JOHN Parkinson, organist at Wray and Tatham, along with Colin Burford, told the wonderful story 'Organ Transplant' to Tatham Fells Women’s Institute members on Tuesday, January 14 in the Old School.

Helped by Edward Huddleston, they showed slides of the fascinating and inspiring journey of the Gray and Davison pipe organ from Holy Trinity Church, Wray, to a Monastery in Spain, near Valencia.

John said that, when they advertised the organ on a specialised website, they received replies from all over the world. They chose Spain, and although John thought the instrument unplayable, he had to play it for the Spanish representative who transmitted it to his abbot, who gave the go-ahead.

Slides showed the dismantling and loading of the organ into a van to be driven to its new home. Colin then took up the story as he showed slides of majestic mountains and magnificent cathedrals in Spain. He and his wife met the abbot and the seven monks, as they viewed the newly restored organ resplendent in the impressive monastery.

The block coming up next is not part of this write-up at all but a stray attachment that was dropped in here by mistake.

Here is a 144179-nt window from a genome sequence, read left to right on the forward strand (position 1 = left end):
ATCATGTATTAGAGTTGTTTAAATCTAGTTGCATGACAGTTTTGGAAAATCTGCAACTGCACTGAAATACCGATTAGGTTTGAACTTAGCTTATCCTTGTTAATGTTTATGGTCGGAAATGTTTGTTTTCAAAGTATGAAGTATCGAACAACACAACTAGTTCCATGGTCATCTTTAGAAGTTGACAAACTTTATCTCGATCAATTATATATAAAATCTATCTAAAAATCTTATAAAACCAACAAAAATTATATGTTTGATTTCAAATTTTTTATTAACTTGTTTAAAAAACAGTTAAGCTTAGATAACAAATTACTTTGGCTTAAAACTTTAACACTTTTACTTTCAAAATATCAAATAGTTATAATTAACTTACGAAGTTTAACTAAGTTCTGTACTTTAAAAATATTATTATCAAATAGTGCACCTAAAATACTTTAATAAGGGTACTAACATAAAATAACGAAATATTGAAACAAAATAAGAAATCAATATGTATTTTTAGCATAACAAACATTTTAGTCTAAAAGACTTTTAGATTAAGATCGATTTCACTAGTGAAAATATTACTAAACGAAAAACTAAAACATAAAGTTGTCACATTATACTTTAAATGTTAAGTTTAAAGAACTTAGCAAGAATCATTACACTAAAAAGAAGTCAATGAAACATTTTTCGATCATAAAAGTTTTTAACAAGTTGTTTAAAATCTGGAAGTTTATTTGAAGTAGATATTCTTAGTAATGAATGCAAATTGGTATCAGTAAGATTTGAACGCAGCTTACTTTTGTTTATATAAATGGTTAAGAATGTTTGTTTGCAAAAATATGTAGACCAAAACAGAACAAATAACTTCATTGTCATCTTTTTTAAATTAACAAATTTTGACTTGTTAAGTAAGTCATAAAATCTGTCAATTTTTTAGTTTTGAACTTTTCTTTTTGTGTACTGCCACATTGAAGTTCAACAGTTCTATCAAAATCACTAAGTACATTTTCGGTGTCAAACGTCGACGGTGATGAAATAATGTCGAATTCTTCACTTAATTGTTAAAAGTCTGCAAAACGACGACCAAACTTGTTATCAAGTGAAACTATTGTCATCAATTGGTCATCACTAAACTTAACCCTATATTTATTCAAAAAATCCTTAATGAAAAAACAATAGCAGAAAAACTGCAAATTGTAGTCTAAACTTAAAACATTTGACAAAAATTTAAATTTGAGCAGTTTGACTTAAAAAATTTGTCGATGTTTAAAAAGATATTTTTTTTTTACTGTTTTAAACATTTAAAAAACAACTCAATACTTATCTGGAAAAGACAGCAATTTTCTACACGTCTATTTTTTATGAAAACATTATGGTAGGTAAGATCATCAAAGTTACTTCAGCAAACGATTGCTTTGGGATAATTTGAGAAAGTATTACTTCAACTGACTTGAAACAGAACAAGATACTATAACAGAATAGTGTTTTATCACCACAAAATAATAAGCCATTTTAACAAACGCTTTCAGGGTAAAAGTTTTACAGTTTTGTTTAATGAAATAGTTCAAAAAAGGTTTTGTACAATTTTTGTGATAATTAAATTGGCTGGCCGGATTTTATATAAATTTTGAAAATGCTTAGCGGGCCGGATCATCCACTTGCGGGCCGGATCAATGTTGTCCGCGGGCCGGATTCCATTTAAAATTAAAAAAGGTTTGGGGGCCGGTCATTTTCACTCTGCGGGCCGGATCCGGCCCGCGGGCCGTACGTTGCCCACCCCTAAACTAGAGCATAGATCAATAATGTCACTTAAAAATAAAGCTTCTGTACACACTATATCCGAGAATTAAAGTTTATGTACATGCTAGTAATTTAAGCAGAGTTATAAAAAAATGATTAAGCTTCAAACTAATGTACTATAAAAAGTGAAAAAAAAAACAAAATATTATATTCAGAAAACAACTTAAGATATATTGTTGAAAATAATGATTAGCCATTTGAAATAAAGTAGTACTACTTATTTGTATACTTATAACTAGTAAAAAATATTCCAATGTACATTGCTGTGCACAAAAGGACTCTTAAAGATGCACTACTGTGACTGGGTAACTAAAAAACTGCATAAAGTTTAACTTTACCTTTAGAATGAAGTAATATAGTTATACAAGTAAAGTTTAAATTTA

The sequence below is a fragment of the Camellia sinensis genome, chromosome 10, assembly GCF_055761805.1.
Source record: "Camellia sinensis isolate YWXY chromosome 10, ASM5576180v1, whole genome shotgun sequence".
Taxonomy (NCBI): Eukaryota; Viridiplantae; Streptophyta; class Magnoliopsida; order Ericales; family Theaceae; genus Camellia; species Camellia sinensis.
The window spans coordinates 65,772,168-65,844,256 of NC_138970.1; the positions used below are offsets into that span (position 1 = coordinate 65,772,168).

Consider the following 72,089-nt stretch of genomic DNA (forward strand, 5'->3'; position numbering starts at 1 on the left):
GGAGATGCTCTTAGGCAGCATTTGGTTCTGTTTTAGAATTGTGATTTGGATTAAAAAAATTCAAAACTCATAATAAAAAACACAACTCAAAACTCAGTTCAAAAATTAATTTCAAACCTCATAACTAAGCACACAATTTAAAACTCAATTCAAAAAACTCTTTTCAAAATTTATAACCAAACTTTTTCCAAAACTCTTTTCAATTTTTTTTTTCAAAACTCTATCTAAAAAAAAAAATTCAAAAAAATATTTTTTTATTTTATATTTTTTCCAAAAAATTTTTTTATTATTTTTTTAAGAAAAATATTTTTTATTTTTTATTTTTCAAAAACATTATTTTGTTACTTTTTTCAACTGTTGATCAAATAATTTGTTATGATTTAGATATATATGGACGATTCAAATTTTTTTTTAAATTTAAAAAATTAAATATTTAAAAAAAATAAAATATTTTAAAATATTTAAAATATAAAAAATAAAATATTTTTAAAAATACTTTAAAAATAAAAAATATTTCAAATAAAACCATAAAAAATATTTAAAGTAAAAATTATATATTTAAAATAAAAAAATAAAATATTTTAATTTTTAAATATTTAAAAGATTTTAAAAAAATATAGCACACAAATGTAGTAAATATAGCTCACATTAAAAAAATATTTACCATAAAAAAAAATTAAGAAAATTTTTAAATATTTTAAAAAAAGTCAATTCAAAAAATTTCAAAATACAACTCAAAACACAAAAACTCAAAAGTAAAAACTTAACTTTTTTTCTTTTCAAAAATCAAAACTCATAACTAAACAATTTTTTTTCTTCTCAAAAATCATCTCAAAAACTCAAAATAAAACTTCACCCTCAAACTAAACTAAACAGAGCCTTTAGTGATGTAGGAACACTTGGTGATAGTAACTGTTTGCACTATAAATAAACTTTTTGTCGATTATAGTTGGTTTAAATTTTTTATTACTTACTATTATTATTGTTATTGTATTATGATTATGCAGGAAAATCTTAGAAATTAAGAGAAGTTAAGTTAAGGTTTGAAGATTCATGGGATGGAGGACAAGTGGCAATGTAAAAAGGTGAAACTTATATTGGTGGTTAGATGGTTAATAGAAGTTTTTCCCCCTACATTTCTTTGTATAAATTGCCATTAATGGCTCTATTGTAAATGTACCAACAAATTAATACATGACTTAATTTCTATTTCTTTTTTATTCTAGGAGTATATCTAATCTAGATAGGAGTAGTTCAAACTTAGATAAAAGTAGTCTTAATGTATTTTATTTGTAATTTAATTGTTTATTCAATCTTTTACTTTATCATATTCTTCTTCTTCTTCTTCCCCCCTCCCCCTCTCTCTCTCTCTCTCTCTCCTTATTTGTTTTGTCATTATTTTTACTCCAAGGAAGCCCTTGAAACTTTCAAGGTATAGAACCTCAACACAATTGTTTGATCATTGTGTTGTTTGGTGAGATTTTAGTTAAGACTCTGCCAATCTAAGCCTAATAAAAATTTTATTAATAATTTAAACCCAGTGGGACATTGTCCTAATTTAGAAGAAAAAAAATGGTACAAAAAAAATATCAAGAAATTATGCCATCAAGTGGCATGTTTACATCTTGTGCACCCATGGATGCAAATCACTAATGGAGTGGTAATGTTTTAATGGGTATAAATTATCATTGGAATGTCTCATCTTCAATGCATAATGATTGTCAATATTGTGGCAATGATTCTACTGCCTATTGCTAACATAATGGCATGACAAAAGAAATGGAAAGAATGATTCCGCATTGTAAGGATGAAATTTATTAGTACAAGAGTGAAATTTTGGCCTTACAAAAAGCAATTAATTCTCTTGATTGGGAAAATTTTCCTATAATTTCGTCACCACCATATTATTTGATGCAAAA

The presentation concluded with recently recorded music from the organ. Louise Kitchen thanked the speakers, who judged the competition for a musical instrument. The winners were: Louise; Andrea Ball; and Carole Thurnham.

President Linda Kirkby welcomed the speakers and their wives, members, a new member and visitors to the meeting, and told of forthcoming events.

Ruth Holden, Ruth Garstang and Kath Dickinson ran a sales table, and the evening concluded with refreshments provided by Louise Kitchen and Lucy Lee.

Law matters is the subject of the February meeting, with Jane Proctor and Shirley Pollard.

TATHAM Fells Village Society members enjoyed a very pleasant poetry and prose evening entitled 'great pleasure' on Saturday, January 18 in the Old School.

12 local people read and one recited a variety of extracts, including ‘Through the Holy Land’ from a tour written in the late eighteen-hundreds; ‘The Innkeeper’; ‘Pheasants’ (very apt as the garden of the reader is full of the birds); and ‘Rain’, a sad but at times humorous account of a long dark night of rain by Edward Thomas.

Margaret Baker won the first of many raffle prizes, and the evening concluded with a glass of wine and a very good supper. Ann Dawson thanked all who had taken part in the event which raised £200 for the Old School.